Dominant strategy in supply chain and logistics

Logistics can be tricky. How to add value through logistics is unclear to many companies, which can be reason enough for manufacturers and retailers to outsource the activities to logistics service providers. But the question remains: is that a wise decision? To take an intelligent look at logistics outsourcing once and for all, I brought together the consultancy firm Districon, logistics service provider DSV Solutions and Nyenrode Business University. Our project, which we hope will become the global standard for assessing the potential of logistics outsourcing, is now at an advanced stage. The assessment method is based on four types of shippers (manufacturing and retail companies), categorised according to their logistics situation. Shippers are represented on a matrix featuring, along one axis, the extent to which their supply chain is unique and, along the other axis, the strategic added value of outsourcing. After the initial test results using information from real shippers, I’m already convinced that his will become a groundbreaking online tool.

While working on this assessment recently, I’ve noticed that many supply chain managers are unfamiliar with the three strategies for business success by thought-leaders Michael Treacy and Fred Wiersema: product leadership (best product, e.g. Apple), operational excellence (lowest overall costs, e.g. Walmart) and customer intimacy (best total solution, e.g. Cisco).

Logistics Service Providers

Not only manufacturers, wholesalers and retailers but also logistics service providers should know what their dominant strategy is, whether for the whole company or for a division. Product leadership is most likely only possible for pure 4PL players with a logistics cross chain control centre (4C). The other logistics service providers have to choose between customer intimacy and operational excellence. A logistics service provider that strives to set itself apart through a strategy of customer intimacy listens closely to the requirements of its (potential) clients and takes a proactive approach to advising its existing customers. Furthermore, this type of company knows the average lifespan of a customer relationship (which is generally longer than the length of one contract) and uses that as a basis for its investment decisions. The remaining logistics service providers are forced to adopt a strategy of operational excellence – hopefully clearly specialised in a sector in which they know the tricky logistics processes inside out and hence can handle them more efficiently than their competitors.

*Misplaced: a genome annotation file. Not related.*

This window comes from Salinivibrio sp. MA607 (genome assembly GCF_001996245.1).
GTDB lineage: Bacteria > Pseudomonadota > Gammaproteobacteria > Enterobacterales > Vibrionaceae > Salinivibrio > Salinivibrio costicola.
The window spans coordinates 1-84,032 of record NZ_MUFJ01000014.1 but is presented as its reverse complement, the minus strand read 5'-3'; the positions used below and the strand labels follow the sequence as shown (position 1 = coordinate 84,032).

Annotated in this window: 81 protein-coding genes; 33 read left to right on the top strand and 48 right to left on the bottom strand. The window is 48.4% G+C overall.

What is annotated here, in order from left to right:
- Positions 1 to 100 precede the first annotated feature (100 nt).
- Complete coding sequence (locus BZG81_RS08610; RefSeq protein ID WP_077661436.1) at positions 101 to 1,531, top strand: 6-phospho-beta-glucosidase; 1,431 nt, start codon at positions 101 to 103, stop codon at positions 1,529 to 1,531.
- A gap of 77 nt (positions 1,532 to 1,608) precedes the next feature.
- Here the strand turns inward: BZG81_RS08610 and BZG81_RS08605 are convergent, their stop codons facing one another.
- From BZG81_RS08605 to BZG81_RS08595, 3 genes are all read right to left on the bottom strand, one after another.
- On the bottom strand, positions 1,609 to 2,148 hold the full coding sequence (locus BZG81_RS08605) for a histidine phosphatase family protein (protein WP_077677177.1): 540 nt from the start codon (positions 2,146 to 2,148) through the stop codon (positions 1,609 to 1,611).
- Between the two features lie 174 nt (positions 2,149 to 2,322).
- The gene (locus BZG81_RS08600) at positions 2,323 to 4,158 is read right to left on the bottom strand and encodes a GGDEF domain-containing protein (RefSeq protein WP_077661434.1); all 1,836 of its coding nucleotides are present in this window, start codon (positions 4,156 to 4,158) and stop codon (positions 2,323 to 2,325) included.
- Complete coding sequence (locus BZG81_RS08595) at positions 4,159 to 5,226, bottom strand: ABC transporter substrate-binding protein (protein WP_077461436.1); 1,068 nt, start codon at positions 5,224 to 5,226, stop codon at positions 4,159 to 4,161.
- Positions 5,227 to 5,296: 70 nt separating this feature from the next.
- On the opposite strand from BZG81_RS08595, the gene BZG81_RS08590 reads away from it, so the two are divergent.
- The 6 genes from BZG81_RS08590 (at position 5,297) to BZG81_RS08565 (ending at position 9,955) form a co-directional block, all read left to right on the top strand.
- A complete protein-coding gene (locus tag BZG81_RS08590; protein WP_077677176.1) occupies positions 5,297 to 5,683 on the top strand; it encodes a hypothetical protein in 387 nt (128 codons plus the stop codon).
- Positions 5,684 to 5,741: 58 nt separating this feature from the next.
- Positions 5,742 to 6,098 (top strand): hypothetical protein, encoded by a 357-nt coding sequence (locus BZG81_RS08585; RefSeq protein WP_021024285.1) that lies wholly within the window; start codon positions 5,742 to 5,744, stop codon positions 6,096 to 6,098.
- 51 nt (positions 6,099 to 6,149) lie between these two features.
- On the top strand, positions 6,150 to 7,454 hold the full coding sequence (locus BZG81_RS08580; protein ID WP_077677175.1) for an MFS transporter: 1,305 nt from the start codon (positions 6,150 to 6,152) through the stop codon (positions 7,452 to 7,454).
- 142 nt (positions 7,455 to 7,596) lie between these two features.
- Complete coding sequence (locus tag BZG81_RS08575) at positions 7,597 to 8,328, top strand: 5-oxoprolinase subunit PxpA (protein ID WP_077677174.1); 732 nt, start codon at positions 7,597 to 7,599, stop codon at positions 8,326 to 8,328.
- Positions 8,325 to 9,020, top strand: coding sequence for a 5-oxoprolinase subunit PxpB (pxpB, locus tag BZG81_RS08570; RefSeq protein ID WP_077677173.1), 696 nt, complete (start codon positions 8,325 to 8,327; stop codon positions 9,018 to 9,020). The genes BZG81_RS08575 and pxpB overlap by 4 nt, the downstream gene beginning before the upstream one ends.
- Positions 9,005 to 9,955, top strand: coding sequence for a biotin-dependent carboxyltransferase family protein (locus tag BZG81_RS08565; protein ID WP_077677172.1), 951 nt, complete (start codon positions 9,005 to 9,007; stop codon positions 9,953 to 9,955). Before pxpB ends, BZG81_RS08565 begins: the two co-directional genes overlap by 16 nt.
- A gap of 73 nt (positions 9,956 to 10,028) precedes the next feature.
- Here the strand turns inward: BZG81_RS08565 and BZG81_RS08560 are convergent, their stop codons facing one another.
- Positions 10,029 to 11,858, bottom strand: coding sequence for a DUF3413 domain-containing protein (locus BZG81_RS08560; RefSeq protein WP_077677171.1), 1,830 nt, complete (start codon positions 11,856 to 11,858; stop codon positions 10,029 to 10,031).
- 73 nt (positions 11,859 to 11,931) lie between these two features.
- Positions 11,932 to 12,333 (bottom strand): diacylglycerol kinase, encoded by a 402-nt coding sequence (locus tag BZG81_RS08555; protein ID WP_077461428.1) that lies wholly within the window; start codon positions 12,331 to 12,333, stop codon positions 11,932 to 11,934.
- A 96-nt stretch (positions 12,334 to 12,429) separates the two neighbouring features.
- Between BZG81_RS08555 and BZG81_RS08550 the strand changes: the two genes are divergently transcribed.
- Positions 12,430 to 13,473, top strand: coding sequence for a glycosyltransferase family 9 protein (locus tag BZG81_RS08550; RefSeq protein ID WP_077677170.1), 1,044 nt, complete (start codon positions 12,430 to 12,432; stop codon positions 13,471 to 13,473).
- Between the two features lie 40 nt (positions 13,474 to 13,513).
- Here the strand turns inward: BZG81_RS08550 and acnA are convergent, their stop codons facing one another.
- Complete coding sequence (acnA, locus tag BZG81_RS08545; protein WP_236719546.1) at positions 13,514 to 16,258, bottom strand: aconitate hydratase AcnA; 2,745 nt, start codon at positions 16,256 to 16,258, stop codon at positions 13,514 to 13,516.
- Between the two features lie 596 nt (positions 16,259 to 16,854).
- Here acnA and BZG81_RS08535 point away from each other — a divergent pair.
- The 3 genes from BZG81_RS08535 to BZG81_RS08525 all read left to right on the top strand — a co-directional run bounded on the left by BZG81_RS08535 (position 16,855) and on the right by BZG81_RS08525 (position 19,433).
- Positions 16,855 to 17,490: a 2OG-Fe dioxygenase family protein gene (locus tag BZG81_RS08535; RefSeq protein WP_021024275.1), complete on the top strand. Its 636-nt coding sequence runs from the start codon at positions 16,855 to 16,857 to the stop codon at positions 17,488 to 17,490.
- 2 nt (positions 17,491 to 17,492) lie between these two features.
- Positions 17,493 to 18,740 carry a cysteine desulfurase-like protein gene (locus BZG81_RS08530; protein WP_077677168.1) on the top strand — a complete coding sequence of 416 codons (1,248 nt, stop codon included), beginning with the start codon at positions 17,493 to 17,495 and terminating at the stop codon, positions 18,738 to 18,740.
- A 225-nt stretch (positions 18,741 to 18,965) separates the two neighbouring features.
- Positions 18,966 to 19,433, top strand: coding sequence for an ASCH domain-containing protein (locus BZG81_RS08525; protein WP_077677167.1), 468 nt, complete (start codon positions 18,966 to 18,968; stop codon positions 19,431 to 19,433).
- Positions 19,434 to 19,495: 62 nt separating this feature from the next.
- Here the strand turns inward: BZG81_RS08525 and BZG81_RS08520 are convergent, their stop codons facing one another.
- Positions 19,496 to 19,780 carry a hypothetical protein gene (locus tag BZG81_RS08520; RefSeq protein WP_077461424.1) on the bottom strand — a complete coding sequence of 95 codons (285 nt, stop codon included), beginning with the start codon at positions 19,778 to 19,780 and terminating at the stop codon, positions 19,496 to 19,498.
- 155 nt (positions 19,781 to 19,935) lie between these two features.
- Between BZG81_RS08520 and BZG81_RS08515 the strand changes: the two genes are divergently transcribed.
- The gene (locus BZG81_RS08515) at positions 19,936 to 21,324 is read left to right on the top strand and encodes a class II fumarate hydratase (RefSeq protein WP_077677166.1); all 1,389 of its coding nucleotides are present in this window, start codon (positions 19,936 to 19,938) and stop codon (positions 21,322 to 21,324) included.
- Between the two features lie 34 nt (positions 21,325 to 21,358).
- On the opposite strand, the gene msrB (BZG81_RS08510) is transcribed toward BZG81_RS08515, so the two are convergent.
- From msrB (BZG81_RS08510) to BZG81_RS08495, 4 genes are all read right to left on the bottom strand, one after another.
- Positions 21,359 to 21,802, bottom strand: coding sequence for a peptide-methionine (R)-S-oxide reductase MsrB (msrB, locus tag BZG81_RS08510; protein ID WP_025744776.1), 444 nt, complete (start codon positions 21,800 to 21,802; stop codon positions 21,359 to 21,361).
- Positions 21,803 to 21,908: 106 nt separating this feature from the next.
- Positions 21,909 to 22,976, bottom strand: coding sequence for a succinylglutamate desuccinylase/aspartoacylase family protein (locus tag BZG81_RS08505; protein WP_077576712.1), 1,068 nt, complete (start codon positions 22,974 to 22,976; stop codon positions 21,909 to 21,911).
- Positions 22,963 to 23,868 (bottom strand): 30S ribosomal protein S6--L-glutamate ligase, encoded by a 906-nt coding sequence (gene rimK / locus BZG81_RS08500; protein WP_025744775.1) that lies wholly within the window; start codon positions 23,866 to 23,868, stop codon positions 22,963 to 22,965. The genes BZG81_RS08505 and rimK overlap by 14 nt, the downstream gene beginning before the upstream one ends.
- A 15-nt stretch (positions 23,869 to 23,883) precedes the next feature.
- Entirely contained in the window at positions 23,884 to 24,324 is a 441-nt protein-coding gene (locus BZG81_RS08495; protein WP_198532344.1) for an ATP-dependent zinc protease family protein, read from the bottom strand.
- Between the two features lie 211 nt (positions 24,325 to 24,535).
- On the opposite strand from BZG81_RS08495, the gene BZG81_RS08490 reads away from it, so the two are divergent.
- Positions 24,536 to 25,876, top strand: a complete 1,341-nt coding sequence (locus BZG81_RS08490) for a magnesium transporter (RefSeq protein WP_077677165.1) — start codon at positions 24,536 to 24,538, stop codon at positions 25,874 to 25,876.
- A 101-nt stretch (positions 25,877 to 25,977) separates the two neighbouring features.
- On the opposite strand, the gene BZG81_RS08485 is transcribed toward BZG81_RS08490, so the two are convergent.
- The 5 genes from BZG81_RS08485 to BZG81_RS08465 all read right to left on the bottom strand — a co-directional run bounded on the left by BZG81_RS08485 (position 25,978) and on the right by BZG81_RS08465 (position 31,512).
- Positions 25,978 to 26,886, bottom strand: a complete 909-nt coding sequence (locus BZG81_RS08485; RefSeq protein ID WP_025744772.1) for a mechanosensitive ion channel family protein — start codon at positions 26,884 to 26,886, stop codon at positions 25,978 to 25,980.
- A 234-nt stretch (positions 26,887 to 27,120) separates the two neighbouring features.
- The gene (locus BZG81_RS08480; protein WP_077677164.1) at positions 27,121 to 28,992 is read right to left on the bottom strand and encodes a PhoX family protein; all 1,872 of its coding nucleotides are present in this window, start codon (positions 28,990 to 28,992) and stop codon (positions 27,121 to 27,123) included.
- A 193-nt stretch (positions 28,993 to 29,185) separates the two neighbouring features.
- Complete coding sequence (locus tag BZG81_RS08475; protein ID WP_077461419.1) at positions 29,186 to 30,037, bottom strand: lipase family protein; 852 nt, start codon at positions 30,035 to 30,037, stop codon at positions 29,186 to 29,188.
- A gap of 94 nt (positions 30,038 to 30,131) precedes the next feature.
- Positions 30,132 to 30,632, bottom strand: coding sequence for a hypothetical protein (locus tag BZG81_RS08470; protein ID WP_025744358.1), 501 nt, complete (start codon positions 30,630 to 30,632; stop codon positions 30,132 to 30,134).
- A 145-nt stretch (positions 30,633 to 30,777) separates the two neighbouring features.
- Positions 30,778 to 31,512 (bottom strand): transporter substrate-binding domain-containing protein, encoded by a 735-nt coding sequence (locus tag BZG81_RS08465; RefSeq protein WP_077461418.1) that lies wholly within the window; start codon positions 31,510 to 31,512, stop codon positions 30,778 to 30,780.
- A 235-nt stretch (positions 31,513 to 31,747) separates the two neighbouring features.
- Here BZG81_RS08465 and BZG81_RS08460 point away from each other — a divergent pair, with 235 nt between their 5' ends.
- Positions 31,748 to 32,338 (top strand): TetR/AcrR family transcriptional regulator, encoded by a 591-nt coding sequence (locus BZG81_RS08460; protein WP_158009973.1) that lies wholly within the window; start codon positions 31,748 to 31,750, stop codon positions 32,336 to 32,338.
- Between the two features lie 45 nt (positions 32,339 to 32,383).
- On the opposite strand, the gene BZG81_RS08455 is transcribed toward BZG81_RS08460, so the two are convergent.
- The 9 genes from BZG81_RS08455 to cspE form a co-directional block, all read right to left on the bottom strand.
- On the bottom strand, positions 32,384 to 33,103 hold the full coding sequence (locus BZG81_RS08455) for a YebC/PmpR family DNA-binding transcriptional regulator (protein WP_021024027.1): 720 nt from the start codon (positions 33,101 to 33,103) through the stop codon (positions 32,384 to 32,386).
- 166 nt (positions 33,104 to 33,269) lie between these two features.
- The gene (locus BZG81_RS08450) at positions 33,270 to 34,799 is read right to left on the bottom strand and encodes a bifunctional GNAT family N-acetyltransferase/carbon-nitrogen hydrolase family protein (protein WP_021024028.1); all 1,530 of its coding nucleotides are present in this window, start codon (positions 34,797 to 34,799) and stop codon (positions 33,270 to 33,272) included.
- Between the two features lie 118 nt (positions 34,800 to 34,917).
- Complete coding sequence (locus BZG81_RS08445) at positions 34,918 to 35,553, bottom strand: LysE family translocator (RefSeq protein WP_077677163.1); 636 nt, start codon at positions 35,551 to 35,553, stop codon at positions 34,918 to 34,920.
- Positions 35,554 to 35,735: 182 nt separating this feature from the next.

Martijn Lofvers, Publishing Director & Editor-in-Chief of Supply Chain Movement

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